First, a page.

The White House Releases New Press Briefing Rules That Say Reporters Press Passes Can Be Revoked

The administration announced on Monday that CNN reporter Jim Acosta’s press pass has been restored, after a short federal lawsuit against the administration, CNN reported. On the same day, the White House released new press conference rules for reporters. 

Press Secretary Sarah Huckabee Sanders said in an official statement that, “should you refuse to follow these rules in the future, we will take action in accordance with the rules set forth above. The President is aware of this decision and concurs.” 

White House reporters are now required to follow new and specific rules, which include limiting reporters to one question and “yielding to the floor.”

“We have created these rules with a degree of regret,” Sanders said, according to USA Today. “We would have greatly preferred to continue hosting White House press conferences in reliance on a set of understood professional norms, and we believe the overwhelming majority of journalists covering the White House share that preference. But, given the position taken by CNN, we now feel obligated to replace previously shared practices with explicit rules.”

According to Sanders, a reporter can only ask “a single question and then will yield the floor to other journalists.”  Next, “at the discretion of the president or other White House official taking questions, a follow-up question or questions may be permitted. When a follow up has been allowed and asked, the questioner will then yield the floor.” In the third rule Sanders clarifies that “yielding the floor” could entail “physically surrendering the microphone to White House staff for use by the next questioner.” The final rule warns that any reporter who fails to follow the rules will have his or her hard pass suspended or revoked.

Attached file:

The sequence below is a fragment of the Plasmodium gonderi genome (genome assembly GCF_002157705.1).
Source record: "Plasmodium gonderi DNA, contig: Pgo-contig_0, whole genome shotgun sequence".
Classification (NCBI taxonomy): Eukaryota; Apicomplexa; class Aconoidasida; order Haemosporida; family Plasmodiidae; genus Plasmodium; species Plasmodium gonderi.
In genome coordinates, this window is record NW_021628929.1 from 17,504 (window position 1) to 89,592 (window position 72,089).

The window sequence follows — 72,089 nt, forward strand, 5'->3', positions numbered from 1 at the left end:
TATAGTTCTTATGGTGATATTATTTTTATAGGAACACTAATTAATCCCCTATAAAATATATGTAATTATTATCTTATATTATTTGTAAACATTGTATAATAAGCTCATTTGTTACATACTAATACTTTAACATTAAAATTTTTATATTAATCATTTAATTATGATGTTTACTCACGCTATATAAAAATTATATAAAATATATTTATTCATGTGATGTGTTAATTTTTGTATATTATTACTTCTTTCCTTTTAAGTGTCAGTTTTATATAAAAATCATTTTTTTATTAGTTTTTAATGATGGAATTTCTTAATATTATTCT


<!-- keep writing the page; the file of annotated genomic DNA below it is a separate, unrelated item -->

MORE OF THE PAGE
“If unprofessional behavior occurs in those settings, or if a court should decide that explicit rules are required to regulate conduct there, we will be forced to reconsider this decision,” Sanders said, according to USA Today

The new rules have been criticized by journalists and others. 

There have been rules in place for White House reporters in the past, but they have never emphasized the suspension and revoking of press passes. As of right now, Acosta has yet to respond to the administration's new rules, but he did tweet following his announcement that it was time to “get back to work.”